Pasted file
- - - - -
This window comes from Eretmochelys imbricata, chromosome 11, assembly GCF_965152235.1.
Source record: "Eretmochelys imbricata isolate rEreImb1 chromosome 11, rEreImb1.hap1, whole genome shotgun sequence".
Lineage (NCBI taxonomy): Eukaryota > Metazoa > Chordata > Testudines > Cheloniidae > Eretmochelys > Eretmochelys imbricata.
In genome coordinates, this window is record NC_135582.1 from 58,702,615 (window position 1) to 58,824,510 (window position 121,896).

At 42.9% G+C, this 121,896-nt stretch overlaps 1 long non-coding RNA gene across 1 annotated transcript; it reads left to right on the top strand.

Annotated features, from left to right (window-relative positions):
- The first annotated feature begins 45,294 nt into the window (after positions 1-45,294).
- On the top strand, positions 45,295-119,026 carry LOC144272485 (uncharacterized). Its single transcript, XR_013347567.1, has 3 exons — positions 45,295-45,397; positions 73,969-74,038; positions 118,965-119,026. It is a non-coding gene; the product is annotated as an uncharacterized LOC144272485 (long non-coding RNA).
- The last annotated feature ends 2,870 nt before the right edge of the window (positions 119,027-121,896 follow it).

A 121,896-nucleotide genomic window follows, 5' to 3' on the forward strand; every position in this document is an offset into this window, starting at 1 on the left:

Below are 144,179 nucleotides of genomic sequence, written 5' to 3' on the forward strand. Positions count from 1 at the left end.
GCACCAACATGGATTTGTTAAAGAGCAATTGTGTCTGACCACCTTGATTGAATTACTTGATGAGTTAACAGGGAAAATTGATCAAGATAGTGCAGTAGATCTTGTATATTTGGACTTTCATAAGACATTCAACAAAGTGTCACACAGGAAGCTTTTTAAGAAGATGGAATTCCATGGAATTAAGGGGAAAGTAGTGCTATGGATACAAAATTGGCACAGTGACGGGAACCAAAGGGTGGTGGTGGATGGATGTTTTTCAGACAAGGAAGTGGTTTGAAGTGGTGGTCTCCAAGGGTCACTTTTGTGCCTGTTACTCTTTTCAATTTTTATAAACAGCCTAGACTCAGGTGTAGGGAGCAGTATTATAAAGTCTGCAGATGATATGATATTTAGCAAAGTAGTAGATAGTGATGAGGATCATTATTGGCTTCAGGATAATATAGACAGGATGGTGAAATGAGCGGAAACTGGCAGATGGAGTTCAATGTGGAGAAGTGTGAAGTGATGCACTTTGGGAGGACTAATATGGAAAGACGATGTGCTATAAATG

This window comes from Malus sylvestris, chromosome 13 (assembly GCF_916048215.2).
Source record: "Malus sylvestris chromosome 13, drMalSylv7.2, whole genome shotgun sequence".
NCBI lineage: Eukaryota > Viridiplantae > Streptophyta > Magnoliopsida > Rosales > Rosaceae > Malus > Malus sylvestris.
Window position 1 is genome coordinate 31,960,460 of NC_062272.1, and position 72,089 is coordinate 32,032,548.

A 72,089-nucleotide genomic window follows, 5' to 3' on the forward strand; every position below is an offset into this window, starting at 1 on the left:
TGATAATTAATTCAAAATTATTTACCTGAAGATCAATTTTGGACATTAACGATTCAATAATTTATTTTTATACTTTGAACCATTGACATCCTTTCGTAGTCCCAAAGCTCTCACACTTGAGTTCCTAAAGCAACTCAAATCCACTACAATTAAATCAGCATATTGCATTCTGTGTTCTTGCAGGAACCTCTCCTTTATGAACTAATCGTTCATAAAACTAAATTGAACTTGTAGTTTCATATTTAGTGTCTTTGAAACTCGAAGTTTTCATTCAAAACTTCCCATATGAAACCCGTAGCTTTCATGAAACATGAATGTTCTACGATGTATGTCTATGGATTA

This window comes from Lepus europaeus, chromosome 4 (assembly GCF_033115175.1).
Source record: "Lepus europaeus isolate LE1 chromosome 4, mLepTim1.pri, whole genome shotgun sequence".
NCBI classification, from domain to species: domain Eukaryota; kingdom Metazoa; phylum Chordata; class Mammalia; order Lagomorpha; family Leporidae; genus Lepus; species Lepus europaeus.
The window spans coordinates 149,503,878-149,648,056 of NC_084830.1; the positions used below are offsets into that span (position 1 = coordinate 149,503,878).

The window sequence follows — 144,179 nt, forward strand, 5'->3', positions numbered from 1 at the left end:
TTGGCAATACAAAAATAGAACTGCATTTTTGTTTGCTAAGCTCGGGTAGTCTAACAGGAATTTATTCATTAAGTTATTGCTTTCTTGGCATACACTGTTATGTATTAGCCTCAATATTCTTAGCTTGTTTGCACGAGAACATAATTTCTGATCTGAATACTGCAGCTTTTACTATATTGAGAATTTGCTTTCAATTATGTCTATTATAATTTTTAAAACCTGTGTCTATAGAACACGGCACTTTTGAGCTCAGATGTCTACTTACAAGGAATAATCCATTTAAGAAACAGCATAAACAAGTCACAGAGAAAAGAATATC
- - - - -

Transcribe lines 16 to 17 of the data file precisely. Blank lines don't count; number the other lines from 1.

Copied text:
Window position 1 is genome coordinate 31,960,460 of NC_062272.1, and position 72,089 is coordinate 32,032,548.

A 72,089-nucleotide genomic window follows, 5' to 3' on the forward strand; every position below is an offset into this window, starting at 1 on the left: